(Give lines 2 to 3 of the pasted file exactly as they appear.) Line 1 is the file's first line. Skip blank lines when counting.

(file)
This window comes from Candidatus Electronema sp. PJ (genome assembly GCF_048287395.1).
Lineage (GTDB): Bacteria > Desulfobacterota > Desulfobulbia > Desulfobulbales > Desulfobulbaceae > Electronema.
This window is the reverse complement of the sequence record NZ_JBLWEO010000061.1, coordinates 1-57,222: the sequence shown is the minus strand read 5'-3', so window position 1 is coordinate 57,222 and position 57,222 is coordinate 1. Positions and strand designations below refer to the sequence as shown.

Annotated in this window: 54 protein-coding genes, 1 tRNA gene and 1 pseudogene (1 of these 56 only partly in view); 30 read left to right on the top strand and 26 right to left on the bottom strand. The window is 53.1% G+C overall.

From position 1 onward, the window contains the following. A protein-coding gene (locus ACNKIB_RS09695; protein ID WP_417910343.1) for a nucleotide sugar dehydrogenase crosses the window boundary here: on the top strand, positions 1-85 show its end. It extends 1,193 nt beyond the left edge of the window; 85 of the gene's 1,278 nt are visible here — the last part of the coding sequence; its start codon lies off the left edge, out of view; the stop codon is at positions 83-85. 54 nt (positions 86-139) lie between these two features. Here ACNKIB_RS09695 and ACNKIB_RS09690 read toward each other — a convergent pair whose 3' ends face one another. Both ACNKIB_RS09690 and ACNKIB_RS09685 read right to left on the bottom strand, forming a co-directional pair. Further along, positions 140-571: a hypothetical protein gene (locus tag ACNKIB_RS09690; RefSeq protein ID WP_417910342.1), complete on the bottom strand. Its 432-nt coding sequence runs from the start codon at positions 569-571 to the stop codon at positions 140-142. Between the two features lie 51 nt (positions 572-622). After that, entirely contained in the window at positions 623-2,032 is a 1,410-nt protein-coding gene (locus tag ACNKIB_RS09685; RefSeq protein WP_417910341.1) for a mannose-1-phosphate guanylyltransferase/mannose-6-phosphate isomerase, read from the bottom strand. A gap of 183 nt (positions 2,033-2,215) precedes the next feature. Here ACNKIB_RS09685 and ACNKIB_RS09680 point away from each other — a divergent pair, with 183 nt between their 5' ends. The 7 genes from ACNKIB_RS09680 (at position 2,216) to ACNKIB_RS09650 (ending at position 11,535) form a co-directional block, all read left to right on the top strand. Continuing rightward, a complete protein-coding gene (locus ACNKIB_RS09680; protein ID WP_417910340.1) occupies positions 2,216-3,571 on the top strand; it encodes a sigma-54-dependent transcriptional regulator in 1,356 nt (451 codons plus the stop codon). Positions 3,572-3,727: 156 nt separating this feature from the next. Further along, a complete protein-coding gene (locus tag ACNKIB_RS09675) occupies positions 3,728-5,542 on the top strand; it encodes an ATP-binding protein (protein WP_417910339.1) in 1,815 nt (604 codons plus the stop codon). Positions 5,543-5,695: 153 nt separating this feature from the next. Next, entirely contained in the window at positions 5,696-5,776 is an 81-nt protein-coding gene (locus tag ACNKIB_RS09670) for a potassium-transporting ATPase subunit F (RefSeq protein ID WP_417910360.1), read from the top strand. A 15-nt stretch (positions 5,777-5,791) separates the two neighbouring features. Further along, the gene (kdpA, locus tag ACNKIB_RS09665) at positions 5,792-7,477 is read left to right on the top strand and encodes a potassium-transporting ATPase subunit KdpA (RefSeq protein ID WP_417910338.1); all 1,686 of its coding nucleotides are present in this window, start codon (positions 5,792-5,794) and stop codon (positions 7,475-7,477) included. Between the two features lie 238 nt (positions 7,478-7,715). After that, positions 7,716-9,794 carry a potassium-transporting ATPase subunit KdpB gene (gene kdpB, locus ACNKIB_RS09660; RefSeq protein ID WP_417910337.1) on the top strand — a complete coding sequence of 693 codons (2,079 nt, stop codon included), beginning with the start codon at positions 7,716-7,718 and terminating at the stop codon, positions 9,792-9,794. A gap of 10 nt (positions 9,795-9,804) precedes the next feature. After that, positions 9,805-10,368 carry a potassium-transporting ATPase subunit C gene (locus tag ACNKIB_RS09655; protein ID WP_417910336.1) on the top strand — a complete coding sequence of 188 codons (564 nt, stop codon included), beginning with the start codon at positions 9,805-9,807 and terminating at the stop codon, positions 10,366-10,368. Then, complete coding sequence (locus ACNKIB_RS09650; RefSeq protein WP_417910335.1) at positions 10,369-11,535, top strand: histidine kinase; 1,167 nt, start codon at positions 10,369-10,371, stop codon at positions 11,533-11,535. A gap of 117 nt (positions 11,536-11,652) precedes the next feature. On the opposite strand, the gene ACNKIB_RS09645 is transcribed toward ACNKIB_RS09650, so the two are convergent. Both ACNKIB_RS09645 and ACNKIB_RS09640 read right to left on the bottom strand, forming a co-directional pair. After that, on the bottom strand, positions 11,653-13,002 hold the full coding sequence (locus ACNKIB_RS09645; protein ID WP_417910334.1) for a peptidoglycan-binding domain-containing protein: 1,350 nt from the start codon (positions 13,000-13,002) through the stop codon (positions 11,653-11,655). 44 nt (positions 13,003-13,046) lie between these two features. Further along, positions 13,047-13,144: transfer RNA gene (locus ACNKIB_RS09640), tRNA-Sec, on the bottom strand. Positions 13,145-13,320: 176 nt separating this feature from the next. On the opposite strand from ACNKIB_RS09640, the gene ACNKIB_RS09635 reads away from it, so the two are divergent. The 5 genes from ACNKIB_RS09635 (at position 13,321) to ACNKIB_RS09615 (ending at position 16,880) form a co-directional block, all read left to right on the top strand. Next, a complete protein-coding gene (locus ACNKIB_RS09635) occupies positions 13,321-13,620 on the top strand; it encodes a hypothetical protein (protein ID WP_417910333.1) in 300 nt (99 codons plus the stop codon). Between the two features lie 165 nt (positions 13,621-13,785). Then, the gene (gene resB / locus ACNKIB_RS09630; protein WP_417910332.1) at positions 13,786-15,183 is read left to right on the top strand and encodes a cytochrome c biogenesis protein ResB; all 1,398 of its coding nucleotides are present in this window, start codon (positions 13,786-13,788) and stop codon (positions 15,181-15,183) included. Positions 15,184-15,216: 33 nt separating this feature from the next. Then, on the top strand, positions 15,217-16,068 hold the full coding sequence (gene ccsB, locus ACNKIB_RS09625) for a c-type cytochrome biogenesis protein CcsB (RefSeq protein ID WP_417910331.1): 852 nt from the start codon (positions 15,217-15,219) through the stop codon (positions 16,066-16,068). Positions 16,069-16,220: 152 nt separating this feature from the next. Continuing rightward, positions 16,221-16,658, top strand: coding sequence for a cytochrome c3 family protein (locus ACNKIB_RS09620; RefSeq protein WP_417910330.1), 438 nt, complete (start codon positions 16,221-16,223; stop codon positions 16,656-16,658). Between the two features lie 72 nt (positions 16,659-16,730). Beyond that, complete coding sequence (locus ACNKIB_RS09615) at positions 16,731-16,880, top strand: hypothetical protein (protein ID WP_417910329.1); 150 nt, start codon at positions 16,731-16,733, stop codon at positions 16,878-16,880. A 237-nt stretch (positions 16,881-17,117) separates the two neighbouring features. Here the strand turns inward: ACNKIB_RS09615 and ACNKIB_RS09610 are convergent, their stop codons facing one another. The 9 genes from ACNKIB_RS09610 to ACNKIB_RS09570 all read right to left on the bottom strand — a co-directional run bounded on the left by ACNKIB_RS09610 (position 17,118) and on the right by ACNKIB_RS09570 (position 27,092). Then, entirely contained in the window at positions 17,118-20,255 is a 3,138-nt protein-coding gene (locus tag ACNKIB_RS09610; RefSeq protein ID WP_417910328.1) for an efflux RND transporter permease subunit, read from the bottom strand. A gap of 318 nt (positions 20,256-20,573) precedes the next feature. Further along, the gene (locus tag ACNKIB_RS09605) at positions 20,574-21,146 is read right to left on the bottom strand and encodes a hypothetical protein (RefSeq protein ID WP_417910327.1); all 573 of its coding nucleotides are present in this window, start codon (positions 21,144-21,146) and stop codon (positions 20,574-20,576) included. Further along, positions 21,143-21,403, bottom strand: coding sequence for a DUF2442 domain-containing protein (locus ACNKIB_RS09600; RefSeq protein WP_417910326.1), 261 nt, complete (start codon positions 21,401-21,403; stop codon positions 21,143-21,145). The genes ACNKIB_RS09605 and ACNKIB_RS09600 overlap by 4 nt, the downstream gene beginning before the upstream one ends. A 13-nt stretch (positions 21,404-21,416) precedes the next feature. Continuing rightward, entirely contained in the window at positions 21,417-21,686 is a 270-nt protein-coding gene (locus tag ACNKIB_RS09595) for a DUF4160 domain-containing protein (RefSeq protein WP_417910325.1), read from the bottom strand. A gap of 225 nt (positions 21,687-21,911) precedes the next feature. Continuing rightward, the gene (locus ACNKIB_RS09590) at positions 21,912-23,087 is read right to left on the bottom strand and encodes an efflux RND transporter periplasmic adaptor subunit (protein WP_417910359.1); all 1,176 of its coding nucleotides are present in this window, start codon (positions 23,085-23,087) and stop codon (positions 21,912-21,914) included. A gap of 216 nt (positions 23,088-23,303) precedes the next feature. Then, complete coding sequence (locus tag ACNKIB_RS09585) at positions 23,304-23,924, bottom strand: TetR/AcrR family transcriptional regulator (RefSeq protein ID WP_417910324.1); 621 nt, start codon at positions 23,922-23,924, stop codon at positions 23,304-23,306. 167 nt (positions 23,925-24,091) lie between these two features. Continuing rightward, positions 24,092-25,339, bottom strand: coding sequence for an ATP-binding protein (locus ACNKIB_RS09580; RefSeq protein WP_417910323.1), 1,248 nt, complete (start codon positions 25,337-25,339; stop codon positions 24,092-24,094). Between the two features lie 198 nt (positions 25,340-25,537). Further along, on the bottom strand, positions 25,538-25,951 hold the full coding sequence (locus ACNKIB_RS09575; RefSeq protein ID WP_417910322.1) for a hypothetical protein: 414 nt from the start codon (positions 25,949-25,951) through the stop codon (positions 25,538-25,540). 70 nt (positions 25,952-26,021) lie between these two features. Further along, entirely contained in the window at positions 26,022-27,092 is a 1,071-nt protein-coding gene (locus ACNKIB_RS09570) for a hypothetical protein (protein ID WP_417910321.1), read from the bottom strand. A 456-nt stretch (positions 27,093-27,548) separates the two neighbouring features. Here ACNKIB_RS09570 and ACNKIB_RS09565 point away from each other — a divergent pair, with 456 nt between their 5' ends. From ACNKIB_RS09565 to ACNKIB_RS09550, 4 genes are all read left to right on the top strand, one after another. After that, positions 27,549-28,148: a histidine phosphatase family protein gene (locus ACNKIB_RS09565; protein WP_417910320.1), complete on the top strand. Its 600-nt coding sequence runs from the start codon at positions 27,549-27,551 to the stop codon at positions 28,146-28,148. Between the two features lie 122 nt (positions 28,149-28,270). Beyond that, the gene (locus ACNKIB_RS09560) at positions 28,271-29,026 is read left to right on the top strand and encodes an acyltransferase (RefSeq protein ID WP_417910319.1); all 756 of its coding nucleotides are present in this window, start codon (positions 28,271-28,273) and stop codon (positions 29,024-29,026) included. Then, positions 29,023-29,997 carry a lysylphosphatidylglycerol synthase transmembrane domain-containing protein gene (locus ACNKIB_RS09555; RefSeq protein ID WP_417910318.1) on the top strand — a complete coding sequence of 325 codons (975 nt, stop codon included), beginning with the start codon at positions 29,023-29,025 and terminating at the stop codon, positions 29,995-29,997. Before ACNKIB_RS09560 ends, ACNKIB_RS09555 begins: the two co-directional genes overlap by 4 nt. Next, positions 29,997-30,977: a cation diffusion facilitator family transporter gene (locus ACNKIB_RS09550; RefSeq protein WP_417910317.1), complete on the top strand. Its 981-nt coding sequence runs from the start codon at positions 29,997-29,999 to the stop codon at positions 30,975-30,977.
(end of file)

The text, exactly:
Lineage (GTDB): Bacteria > Desulfobacterota > Desulfobulbia > Desulfobulbales > Desulfobulbaceae > Electronema.
This window is the reverse complement of the sequence record NZ_JBLWEO010000061.1, coordinates 1-57,222: the sequence shown is the minus strand read 5'-3', so window position 1 is coordinate 57,222 and position 57,222 is coordinate 1. Positions and strand designations below refer to the sequence as shown.